In a study published in the Archives of Physical Medicine and Rehabilitation, researchers applied a user-modulated control strategy to improve control of a powered knee-ankle prosthesis during sit-to-stand and stand-to-sit movements.
Four men and three women who had unilateral transfemoral amputations and were capable of community ambulation participated in the within-subject comparison study. Each participant performed ten repetitions of sit-to-stand and stand-to-sit actions using a powered knee-ankle prosthesis and with their prescribed passive prosthesis in a randomized order. With the powered prosthesis, knee and ankle power generation were controlled as a function of weight transferred onto the prosthesis. The research team measured vertical ground reaction force limb asymmetry and durations of movement were compared statistically.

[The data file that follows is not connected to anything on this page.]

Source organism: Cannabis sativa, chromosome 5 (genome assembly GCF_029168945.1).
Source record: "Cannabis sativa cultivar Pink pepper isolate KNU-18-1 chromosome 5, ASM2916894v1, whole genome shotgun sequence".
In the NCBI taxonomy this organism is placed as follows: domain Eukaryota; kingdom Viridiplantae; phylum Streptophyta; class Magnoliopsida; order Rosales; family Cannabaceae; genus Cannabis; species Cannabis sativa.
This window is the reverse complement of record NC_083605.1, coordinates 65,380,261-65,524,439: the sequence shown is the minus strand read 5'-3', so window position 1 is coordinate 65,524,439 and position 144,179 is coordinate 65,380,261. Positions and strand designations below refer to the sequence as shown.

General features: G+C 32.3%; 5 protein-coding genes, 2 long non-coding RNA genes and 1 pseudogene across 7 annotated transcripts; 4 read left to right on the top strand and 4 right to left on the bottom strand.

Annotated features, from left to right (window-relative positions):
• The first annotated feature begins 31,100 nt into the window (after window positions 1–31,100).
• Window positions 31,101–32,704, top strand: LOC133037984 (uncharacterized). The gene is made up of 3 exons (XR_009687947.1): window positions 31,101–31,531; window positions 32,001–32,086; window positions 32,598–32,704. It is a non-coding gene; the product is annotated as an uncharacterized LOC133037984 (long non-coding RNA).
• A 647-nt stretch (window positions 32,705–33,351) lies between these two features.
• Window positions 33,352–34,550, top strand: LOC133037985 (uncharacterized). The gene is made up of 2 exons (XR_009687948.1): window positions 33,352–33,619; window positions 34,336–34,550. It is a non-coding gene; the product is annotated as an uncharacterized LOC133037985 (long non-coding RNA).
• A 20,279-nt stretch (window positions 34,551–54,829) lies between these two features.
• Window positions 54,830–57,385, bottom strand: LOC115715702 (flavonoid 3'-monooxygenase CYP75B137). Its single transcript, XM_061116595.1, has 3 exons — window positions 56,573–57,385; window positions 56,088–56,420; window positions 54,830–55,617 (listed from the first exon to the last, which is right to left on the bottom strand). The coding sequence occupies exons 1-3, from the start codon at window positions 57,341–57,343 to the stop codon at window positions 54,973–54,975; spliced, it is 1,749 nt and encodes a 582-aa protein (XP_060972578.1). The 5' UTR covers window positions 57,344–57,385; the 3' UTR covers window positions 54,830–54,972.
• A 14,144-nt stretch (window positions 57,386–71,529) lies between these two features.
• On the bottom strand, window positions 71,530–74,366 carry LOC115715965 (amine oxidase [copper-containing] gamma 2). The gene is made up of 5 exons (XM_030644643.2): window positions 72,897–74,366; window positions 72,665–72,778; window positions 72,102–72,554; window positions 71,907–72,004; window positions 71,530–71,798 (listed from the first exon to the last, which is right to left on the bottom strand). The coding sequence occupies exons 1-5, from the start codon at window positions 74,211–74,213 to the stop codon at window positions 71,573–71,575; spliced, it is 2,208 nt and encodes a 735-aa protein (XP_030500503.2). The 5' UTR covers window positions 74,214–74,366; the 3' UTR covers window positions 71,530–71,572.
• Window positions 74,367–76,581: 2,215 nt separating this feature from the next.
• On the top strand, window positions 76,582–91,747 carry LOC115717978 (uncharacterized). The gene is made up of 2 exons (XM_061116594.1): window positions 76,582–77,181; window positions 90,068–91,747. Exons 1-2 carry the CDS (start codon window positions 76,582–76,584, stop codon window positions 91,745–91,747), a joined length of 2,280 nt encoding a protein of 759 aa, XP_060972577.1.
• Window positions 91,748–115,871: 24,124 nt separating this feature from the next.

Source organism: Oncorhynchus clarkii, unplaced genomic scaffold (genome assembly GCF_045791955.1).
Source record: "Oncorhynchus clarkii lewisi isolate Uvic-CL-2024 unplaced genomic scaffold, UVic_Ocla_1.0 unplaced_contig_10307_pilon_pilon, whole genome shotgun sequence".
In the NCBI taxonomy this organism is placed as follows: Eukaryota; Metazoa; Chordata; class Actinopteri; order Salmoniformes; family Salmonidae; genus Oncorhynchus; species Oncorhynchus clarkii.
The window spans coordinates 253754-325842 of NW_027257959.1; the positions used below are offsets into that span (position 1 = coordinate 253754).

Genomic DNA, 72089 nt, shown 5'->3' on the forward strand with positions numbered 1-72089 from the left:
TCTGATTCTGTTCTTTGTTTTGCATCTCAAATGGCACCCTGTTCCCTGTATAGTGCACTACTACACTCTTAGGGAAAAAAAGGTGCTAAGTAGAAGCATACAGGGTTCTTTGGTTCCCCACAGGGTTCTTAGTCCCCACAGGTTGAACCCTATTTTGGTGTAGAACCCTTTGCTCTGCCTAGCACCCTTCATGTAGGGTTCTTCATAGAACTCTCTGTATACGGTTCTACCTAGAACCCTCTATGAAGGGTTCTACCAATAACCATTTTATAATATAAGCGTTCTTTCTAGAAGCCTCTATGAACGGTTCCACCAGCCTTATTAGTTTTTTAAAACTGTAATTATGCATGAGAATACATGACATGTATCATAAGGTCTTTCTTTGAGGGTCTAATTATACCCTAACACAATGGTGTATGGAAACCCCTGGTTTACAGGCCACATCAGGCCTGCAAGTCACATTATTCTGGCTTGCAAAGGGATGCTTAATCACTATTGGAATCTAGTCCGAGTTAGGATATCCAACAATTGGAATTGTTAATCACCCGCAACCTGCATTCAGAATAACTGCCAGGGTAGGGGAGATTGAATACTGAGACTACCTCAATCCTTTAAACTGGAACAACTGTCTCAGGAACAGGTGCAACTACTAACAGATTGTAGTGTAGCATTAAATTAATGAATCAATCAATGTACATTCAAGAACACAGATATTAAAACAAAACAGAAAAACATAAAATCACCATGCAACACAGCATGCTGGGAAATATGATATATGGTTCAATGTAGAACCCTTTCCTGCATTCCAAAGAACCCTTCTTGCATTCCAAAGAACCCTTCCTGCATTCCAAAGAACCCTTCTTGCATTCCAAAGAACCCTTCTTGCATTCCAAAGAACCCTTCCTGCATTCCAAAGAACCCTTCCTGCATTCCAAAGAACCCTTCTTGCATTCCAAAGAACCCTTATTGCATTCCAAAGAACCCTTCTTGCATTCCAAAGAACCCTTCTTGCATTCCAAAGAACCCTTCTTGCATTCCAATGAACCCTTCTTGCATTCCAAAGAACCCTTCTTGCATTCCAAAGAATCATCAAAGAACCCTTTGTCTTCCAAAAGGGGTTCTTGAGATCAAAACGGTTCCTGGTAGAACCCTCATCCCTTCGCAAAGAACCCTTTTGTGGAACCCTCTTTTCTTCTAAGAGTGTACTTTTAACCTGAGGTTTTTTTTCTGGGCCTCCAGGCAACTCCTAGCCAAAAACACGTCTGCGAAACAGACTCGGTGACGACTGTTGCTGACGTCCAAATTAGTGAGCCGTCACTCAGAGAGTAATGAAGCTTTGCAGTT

According to the study abstract, the results indicated that for sit-to-stand, peak vertical ground reaction forces were significantly less asymmetric using the powered prosthesis (19.3 percent [11.8 percent]) compared to using the prescribed prosthesis (57.9 percent [13.5 percent]), where positive asymmetry values represented greater force through the intact limb. For stand-to-sit, peak vertical ground reaction forces were also significantly less asymmetric using the powered prosthesis (28.06 percent [11.6 percent]) compared to using the prescribed prosthesis (48.2 percent [16.0 percent]). Duration of movement was not significantly different between devices (sit-to-stand: p=0.18; stand-to-sit: p=0.063).
The study, published online December 10, concludes that allowing individuals with transfemoral amputations more control over the timing and rate of knee and ankle power generation enabled them to stand and sit with their weight distributed more equally between limbs.